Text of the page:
Kenya Lifts Logging Ban, Promising Jobs and Growth

The 2018 ban led to the loss of approximately 44,000 jobs and $28 million in revenue.


On July 2, Kenya's president ended an almost six-year moratorium on logging in the country's public and community forests. 

"We can't have mature trees rotting in forests while locals suffer due to lack of timber. That's foolishness," President William Ruto explained during a church service. "This is why we have decided to open up the forest and harvest timber so that we can create jobs for our youth and open up business."

In 2018, when he was deputy president, Ruto announced a 90-day ban in order "to allow reassessment and rationalisation of the entire forest sector." The government regularly extended the ban as part of an effort to limit illegal logging and prevent the lowering of Kenya's water levels. 

While lifting the ban, Ruto is maintaining Kenya's goal of planting 15 billion trees over the next 10 years. The Kenya Forest Service (KFS) has also set rules for harvesting in gazetted forests, including requiring loggers to acquire entry and exit certificates.

"Some of the areas, in the Great Rift Valley for example, used to be hubs for timber production," says Lubanga Makanji, who teaches environment and resource development at Egerton University in Kenya. "And that means that there were wood processors that would provide employment for the local community. As soon as the moratorium came into place, those jobs were lost." 

According to the Kenya Forestry Research Institute, the 2018 ban led to the loss of approximately 44,000 jobs and $28 million in revenue, bringing economic collapse to communities that relied on the logging industry.*

Ruto's decision has set off a storm of environmentalist anger, with activists accusing Kenya of favoring economic development over its climate goals. John Kioli, the executive director of the Green Africa Foundation, told the Associated Press that he didn't expect the president to achieve his tree-planting goal and that lifting the ban would "undermine all efforts to put Kenya on a low-carbon trajectory."

"By lifting this ban president Ruto has prioritised profit over people and nature," said Tracy Makhet of Greenpeace Africa in a press release. "The ban on logging in public and community forests should not be based on monetary value, but rather on restoring our natural forests with indigenous trees."

"Not all forests have trees that are ready for harvesting and we don't have a framework to identify which forests, or which trees in which forests, are to be harvested," notes Douglas Kivoi, a policy analyst at the Kenya Institute for Public Policy and Analysis. "Our forest cover is very minimal compared to that which we require."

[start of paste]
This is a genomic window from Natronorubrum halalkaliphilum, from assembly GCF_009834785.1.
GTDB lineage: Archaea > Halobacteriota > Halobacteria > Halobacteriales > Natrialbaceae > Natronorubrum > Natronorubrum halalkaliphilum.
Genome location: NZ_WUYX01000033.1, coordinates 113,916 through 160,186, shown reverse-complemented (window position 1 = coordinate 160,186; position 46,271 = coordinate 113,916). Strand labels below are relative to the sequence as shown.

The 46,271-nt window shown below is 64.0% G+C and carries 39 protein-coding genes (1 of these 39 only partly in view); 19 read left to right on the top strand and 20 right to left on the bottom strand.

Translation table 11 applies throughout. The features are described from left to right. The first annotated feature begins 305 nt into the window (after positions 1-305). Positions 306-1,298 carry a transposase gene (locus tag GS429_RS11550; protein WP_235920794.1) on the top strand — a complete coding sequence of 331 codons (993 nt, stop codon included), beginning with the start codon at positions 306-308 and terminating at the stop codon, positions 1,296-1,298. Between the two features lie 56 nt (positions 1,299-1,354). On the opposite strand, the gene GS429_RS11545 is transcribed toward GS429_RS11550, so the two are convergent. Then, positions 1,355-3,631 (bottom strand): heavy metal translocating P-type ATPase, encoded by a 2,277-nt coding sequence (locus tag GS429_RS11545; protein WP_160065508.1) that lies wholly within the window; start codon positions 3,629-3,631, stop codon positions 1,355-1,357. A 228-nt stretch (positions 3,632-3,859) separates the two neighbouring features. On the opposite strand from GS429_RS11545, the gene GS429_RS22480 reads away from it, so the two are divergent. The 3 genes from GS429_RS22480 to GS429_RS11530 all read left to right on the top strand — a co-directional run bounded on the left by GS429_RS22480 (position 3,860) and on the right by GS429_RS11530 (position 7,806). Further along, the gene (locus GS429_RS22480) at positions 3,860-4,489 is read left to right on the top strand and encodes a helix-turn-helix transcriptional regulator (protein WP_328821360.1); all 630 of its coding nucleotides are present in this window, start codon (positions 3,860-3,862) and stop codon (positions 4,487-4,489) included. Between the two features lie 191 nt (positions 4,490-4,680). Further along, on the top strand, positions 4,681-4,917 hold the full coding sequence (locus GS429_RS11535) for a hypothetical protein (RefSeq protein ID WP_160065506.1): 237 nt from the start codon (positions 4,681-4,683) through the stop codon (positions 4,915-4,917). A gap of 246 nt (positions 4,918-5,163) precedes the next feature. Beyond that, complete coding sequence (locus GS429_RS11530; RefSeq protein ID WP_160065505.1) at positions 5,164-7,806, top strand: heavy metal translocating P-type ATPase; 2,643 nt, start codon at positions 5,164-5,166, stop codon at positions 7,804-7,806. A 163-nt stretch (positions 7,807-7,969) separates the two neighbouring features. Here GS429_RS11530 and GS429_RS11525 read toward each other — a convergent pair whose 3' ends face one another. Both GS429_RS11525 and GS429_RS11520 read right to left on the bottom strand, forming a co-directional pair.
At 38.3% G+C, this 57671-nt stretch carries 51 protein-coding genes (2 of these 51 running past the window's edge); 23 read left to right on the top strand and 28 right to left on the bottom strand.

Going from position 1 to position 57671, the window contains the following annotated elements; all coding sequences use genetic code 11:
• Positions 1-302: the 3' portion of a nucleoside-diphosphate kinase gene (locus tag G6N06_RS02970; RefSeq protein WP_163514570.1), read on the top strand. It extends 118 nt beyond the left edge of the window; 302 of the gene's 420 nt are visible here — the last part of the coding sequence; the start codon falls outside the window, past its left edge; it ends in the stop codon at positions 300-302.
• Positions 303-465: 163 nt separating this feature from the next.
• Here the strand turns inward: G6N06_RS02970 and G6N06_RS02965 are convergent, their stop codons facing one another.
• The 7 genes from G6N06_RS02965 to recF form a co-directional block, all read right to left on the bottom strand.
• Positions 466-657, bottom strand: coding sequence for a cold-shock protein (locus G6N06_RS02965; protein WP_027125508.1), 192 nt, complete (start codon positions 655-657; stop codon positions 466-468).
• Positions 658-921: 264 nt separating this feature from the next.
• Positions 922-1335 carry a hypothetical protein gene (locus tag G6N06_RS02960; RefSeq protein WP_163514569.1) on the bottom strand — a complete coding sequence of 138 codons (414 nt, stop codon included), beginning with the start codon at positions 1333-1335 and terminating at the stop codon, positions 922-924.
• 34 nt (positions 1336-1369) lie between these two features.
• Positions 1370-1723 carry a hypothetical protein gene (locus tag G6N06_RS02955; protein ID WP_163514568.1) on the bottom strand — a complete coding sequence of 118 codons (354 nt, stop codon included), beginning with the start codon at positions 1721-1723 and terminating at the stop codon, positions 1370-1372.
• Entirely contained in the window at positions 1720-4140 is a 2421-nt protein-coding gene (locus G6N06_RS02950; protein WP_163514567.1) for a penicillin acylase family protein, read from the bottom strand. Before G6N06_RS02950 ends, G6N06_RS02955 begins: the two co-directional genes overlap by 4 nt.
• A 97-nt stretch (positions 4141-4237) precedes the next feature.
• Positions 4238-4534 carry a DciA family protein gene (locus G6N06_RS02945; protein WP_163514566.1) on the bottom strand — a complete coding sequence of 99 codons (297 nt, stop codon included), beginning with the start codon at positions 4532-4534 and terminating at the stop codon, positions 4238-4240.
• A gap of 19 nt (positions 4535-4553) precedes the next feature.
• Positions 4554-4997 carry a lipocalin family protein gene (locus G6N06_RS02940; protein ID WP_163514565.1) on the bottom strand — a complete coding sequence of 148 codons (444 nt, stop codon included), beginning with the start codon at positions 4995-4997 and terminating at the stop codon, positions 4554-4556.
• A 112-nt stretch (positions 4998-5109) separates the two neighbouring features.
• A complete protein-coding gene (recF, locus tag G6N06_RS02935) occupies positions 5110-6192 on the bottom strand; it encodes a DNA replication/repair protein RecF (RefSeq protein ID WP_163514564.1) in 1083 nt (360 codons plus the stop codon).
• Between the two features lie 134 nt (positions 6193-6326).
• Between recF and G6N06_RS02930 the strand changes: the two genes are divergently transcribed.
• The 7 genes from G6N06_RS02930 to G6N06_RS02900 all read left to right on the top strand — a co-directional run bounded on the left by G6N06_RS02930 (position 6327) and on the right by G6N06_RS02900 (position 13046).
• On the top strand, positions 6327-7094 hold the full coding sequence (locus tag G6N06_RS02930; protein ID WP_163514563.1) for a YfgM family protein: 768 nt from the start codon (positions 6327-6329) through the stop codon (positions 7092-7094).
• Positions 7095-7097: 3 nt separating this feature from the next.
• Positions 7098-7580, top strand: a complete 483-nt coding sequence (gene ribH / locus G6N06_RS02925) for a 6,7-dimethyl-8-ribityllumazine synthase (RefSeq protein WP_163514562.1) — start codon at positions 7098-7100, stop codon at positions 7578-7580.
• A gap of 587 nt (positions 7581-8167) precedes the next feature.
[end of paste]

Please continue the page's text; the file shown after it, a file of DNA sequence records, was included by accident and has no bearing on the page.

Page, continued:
But the ban is still in effect for indigenous forests. The lifted portion of the ban applies to trees in plantation forests, which should be felled when the trees reach rotation age, Makanji says.

"We cannot talk about the issue of there being environmental consequences because these are plantation forests usually established for commercial purposes," says Makanji. "We have a community that is also engaged in tree planting within these gazetted government forests. So to me, there shouldn't be any environmental impact."

Furthermore, it's far from clear that the moratorium substantially reduced illegal logging. In a 2004 study, Makanji and Haruyuki Mochida of the University of Tsukuba found that a previous ban did not prevent illegal logging in the Kakamega forest. "As wood shortage bites, the price of sawn timber has risen hence creating a major incentive for illegal extraction," explained the authors. "In the year of the initial ban, 1999, the number of arrests was highest. In the following year, the numbers were still high."

While lifting the ban on commercial logging marks a positive step in liberalizing Kenya's forestry industry, the reality of corruption in the KFS remains. "Following the lifting of the moratorium the other day, what we now need to ensure is the proper management of forests," Gerald Ngatia, the national secretary of the National Community Forest Association, told Semafor. "Every forest station should have good forest management plans whereby if you are cutting a hundred, you should be able to restore the same hundred."

By bringing property rights to the forest, Kenya could ensure that its trees are both conserved and used depending on the utility they bring to Kenyans, as determined by price signals. A 2000 paper on forest conservation in Kenya's Mt. Elgon National Park, written by Esther Mwangie of Indiana University and Paul Ongugo and Jane Njuguna of the Kenya Forest Research Institute, found that the "institutional flexibility" of "according claimant rights to local communities" can "create incentives that encourage communities to take long term benefits and short term costs into account when making decisions."

Or as economists Terry L. Anderson and Laura E. Huggins put in their 2003 article "The Property Rights Path to Sustainable Development," with property rights "economic growth is not the antithesis of sustainable development; it is the essence of it."

*CORRECTION: This sentence has been updated to reflect the correct data source.